For business travelers popping in and out of Mumbai quickly, the city’s kaleidoscopic colors, vibrant cultural history, and frenetic traffic can seem impenetrable. How to scratch the surface of a city of more than 20 million people? Strategic planning, that’s how. Even a couple of days are enough to see different facets of this evolving gem, where upward mobility for locals has spurred one of the world’s fastest-growing luxury economies. Here’s a guide to the best places to eat, shop, sleep, and explore.
The grandiose Taj Mahal hotel. Source: Taj Mahal Palace
The Oberoi and the Taj Mahal Palace are the only hotel names you need to know—and helpfully, they’re complete opposites. The former, in a decades-old skyscraper with a prime location on Marine Drive, stands out for its world-class service: Expect pillowcases embroidered with your name. The monochromatic rooms are spacious and functional and a bit bland except for the views of the skyline, which locals call the Queen’s Necklace (rooms from $149).
Inside the Rajput Suite at the Taj Mahal Palace.Source: Taj Mahal Palace
Guests can enjoy the same view from the slick rooftop pool at the Oberoi’s sister hotel, the Trident, right next door. It’s a slightly less formal and less luxurious property, but it has a more modern look and a popular Sunday brunch at its restaurant, Frangipani (rooms from $121).
If the Oberoi is all brains, beauty defines the Taj Mahal Palace (rooms from $124). Its 1903 building is a paragon of British colonial design, located conveniently near the Gateway of India arch monument. Free yoga classes are held by the pool each morning, and important Indian art lines the corridors. The rooms are small but exquisitely decorated; some even overlook the Gateway itself. Simply put, if the only taste you get of India is the Taj, your appetite for local flavor will still be satisfied.
Red snapper ceviche at Bombay CanteenSource: Bombay Canteen
After bringing ambitious Indian food to New York City at Tabla, chef Floyd Cardoz returned to Mumbai to open Bombay Canteen, a casual but buzzy ode to India’s lesser-known regional dishes. Order the red snapper ceviche in herby kokum broth and the Kashmiri lamb, a heady, fall-apart stew redolent of turmeric and garlic. For a business dinner, the Table is more glamorous than stuffy. The menu’s upscale American bent is unique in Mumbai, with dishes such as sweet-and-sour Brussels sprouts and yellowfin tuna tataki, all executed by a chef who trained under Thomas Keller. Join locals at the workers’ canteen Shree Thaker Bhojanalay (91-22-2208-8035). The unassuming, family-owned restaurant specializes in expertly prepared Gujarati thalis, all-you-can-eat sampler platters. Round out the day with cocktails at Aer, the rooftop bar at the Four Seasons. It’s a popular place for guest bartenders from around the world, with views of the entire city.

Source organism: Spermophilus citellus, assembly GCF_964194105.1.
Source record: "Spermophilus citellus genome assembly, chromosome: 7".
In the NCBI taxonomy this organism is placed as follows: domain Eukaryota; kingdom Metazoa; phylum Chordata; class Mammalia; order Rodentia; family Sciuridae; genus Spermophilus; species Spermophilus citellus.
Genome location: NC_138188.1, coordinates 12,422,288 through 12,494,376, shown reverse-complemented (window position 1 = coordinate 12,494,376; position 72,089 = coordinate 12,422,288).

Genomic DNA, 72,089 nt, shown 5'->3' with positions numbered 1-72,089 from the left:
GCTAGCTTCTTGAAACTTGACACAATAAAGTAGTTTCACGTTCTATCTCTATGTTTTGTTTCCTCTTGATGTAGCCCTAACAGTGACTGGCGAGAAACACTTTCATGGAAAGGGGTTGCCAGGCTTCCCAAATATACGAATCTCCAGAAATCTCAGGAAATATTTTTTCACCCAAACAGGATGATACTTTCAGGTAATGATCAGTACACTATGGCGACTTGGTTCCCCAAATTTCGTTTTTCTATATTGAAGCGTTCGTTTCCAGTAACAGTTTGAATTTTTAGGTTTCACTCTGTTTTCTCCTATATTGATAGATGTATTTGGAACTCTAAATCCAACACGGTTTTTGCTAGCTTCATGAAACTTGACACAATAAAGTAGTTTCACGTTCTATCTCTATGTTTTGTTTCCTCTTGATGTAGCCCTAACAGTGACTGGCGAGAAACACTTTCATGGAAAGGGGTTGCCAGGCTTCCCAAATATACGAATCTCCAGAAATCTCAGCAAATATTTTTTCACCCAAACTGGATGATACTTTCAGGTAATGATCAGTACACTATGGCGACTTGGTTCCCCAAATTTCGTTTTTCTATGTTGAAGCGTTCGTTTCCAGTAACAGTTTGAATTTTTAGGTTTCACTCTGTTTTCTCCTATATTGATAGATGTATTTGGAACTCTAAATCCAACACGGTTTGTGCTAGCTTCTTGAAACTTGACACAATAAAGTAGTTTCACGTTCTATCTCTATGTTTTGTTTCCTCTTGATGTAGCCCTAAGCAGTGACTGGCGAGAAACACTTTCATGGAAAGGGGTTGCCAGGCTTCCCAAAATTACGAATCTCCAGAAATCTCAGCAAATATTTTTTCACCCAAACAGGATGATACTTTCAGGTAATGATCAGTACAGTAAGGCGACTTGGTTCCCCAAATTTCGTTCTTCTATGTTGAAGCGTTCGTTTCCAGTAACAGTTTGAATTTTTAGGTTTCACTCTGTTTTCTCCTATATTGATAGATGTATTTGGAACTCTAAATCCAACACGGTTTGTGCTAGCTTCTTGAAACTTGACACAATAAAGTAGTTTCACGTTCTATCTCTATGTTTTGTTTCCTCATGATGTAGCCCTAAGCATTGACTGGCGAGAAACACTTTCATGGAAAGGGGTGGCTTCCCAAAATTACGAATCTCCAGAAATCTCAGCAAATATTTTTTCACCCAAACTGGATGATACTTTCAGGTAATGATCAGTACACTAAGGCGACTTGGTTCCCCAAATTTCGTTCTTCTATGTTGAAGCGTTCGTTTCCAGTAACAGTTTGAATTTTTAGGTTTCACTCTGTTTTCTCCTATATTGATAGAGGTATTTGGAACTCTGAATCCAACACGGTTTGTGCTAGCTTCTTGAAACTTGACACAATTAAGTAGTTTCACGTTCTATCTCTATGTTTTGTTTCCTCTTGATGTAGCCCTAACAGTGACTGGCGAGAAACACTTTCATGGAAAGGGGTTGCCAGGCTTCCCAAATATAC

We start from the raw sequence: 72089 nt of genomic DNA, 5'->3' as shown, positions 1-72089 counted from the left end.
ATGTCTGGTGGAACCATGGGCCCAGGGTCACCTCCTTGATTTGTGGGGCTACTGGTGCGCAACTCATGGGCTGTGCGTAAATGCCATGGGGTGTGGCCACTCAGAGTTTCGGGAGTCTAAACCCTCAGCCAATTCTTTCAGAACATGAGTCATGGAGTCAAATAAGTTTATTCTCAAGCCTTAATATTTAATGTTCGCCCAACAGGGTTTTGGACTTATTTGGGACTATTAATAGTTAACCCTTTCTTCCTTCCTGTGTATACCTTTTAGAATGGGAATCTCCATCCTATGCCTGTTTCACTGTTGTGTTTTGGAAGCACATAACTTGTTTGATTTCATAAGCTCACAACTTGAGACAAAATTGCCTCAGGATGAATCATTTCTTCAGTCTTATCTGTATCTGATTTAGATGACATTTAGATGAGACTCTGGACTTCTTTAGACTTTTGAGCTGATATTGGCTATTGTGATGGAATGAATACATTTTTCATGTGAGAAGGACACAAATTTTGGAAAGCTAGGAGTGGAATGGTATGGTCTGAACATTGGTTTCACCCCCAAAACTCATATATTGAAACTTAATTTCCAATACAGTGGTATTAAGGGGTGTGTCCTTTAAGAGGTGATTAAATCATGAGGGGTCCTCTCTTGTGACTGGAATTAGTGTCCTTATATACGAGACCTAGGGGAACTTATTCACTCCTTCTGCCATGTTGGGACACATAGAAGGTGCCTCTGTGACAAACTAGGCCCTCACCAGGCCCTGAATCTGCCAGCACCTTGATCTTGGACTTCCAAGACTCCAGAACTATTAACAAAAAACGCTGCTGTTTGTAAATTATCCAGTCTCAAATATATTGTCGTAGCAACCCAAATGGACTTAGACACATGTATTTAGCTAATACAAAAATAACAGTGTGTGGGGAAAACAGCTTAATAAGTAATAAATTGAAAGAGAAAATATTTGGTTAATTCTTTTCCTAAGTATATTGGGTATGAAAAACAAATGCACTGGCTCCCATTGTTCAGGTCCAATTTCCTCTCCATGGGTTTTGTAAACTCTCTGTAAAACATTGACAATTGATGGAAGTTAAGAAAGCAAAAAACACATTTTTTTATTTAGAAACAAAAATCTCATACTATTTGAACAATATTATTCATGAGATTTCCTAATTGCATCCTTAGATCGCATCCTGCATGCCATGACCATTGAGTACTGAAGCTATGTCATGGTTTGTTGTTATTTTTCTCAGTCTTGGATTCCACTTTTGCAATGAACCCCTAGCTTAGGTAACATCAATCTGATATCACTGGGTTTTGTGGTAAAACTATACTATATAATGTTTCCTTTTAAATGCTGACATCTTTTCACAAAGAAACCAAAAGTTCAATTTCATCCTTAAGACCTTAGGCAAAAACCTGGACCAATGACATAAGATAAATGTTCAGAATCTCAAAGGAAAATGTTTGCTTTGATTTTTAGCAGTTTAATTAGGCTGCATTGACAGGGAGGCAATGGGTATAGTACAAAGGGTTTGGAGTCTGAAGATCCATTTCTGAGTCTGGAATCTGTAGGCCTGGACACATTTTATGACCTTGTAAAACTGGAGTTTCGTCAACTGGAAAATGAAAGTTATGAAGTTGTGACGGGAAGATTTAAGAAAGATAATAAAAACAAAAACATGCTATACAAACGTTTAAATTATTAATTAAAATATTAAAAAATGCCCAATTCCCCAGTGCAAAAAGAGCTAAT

Vintage prints and objets d'art at Phillips.Source: Phillips
Old Mumbai is best explored on foot. Start in Lion Gate, an historic dockyard neighborhood, where D. Popli & Sons (91-22-2202-1694) creates custom jewelry with uncut gemstones. Next door, the kaleidoscopic Essajees has antiques big and small salvaged from maharajah palaces. Around the corner, Phillips is an art lover’s heaven stocked with folk figurines and vintage photos. Nearby, the Kala Ghoda area has two great contemporary boutiques: Nicobar Design Studio sells clothing and housewares with rotating design themes, and Obataimu offers avant-garde items made in its open, fair-trade workshop.
A temple on Elephanta Island.Photographer: Xinhua /Eyevine/Redux
If you’ve got a free day, take the ferry to Elephanta Island ($2, round-trip). The Unesco World Heritage site is a network of basalt caves, each filled with reliefs—some 20 feet tall— that date back 1,500 years to the cult of Shiva. The hourlong boat ride is a peaceful respite, and the 120-stair pathway to the temple provides a short workout in the company of playful monkeys.
The Gateway of India arch.Photographer: Nati Shohat/Flash90/Redux/Flash90
NEED TO KNOW
- Confused about what to call the city? Its name was officially changed to Mumbai in 1995, but locals still call it Bombay.
- Since India went cashless in November 2016, tipping has become trickier: Have waiters add 10 percent to your restaurant bill before they swipe your card, or ask hotel front desk attendants to add gratuities when you check out.
- If you’re concerned about safety, stick to UberX and above—the drivers will be better vetted.
- Mumbaikars eat dinner on the later side—9 p.m. is normal. (They’re not known for punctuality, either.)
- Coconut water is high in electrolytes, making it a great cure for jet lag. Get it fresh from the vendors along Marine Drive.